Mountain West has become one of nation’s top basketball conferences

ALBUQUERQUE, N.M. – From the mountains to the desert to the beach, it’s a treacherous trek. Pitfalls far outnumber rest stops on the conference road, and Steve Fisher knows the map better than anyone.

Fisher was a basketball pioneer in the Mountain West. He walked the sidelines when the league was formed in 1999 and is the only coach still standing. He came from the Big Ten, and now he might be a part of the next-best thing.

“This is a league full of high-caliber teams, Top 25 teams,” the San Diego State coach said.

The Aztecs are the highest-ranked conference team at 16th in The Associated Press poll. UNLV and New Mexico, ranked 24th and 25th, respectively, collide at 7 p.m. today at The Pit in a blockbuster Mountain West opener.

The league’s top three teams combined for a 38-6 nonconference record. Wyoming, which sits in the shadows of the Top 25, is one of four undefeated teams in the nation.

“It truly is the best that I’ve ever seen the league,” said the Rebels’ Dave Rice, who has been in it as a head coach or assistant for all but one year.

In the updated Ratings Percentage Index, the Big Ten ranks as the nation’s top conference, with the Big East recently edging the Mountain West for No. 2.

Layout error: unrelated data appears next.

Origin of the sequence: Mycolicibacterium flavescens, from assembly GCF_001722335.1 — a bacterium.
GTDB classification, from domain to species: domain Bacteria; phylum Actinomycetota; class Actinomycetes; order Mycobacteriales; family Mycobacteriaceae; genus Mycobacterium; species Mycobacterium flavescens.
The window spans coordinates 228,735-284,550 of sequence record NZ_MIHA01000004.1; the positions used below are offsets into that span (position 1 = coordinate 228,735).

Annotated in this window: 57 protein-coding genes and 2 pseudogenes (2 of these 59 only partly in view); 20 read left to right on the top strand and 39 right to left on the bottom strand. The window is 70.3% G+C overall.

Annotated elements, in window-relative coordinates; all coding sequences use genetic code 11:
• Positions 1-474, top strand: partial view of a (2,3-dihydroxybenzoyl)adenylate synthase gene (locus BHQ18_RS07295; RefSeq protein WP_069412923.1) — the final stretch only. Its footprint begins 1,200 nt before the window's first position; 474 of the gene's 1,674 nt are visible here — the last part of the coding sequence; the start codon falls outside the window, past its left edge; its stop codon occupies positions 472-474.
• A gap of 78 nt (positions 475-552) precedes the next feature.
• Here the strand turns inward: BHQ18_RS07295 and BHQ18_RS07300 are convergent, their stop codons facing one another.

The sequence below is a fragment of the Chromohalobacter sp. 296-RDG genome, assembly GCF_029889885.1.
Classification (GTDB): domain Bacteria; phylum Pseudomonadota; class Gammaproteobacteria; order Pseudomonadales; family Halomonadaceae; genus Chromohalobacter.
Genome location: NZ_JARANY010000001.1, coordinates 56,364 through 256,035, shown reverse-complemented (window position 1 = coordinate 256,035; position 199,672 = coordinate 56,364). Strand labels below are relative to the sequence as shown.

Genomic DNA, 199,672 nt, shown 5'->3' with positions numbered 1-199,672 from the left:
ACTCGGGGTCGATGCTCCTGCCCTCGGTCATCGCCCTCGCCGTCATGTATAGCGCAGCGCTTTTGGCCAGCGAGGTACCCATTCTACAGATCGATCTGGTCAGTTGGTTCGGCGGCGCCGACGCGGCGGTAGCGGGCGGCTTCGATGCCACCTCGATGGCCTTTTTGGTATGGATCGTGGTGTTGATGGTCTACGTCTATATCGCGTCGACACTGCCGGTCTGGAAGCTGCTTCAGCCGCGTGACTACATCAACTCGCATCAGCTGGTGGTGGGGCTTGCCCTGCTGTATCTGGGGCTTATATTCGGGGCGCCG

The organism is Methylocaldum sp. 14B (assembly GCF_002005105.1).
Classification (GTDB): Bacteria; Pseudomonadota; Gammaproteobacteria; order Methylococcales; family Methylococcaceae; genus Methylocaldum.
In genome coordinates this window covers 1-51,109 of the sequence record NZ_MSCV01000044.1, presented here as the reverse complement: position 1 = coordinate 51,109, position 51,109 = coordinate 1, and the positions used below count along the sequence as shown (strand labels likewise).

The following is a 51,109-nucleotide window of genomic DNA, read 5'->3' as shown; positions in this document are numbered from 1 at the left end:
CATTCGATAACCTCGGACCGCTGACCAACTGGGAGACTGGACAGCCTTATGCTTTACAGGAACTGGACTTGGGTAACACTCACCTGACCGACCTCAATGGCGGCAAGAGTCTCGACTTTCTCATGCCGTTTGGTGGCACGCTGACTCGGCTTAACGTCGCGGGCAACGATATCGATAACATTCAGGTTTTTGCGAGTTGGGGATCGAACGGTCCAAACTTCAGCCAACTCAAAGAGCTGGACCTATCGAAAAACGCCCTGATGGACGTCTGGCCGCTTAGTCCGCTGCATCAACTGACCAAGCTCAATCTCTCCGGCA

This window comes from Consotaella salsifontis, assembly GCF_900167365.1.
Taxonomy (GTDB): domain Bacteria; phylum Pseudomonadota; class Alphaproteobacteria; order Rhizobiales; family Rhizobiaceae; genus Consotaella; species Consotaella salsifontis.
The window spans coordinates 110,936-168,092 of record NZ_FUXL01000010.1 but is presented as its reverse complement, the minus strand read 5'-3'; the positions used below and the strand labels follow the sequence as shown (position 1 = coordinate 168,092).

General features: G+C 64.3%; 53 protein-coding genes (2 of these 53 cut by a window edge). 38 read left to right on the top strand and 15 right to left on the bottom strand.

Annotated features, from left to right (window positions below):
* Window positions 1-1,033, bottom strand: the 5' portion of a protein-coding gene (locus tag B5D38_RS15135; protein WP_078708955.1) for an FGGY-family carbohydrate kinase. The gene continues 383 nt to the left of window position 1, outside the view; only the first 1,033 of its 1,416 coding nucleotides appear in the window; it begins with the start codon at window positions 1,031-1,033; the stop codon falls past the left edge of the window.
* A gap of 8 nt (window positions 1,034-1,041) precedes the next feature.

“That’s huge for our league to be second or third in the country ahead of several power leagues,” said Lobos coach Steve Alford, a former Big Ten player and coach.

A strong league is built by coaches and headlined by star players, and the MW has marquee talent – UNLV freshman forward Anthony Bennett, San Diego State junior guard Jamaal Franklin and New Mexico junior guard Kendall Williams, to name a few.

Rebels junior Mike Moser, a UCLA transfer who considered jumping to the NBA last summer, said his first trip through the conference was an eye-opening experience.

“Last year, I think I went into league really not knowing how good it was. Almost being new and ignorant to the fact, I thought the preseason was bigger than the league,” Moser said. “It’s something you’ve kind of got to experience. This conference is like no other.

“There’s nothing you can take for granted, because every team is so good and the travel schedule is so hard. You have to stay mentally focused the whole season. It’s good to have a healthy fear of everybody, and I definitely have a healthy fear of this conference.”

The point came when Moser said he realized, “Wow, this is no joke.”

The 16-game trek begins today, and one can only guess how many losses the top seed will have incurred when the nine teams converge in Las Vegas for the tournament in mid-March.

“I think 13-3 would be a great year, and 12-4 is realistic for a champion in the conference,” said coach David Carter of league newcomer UNR.

Predicting the order of finish is no simple task, and no coach is willing to take it on.

“I’m not much of a prognosticator,” Rice said.

Contact reporter Matt Youmans at or 702-387-2907. Follow him on Twitter: @mattyoumans247.

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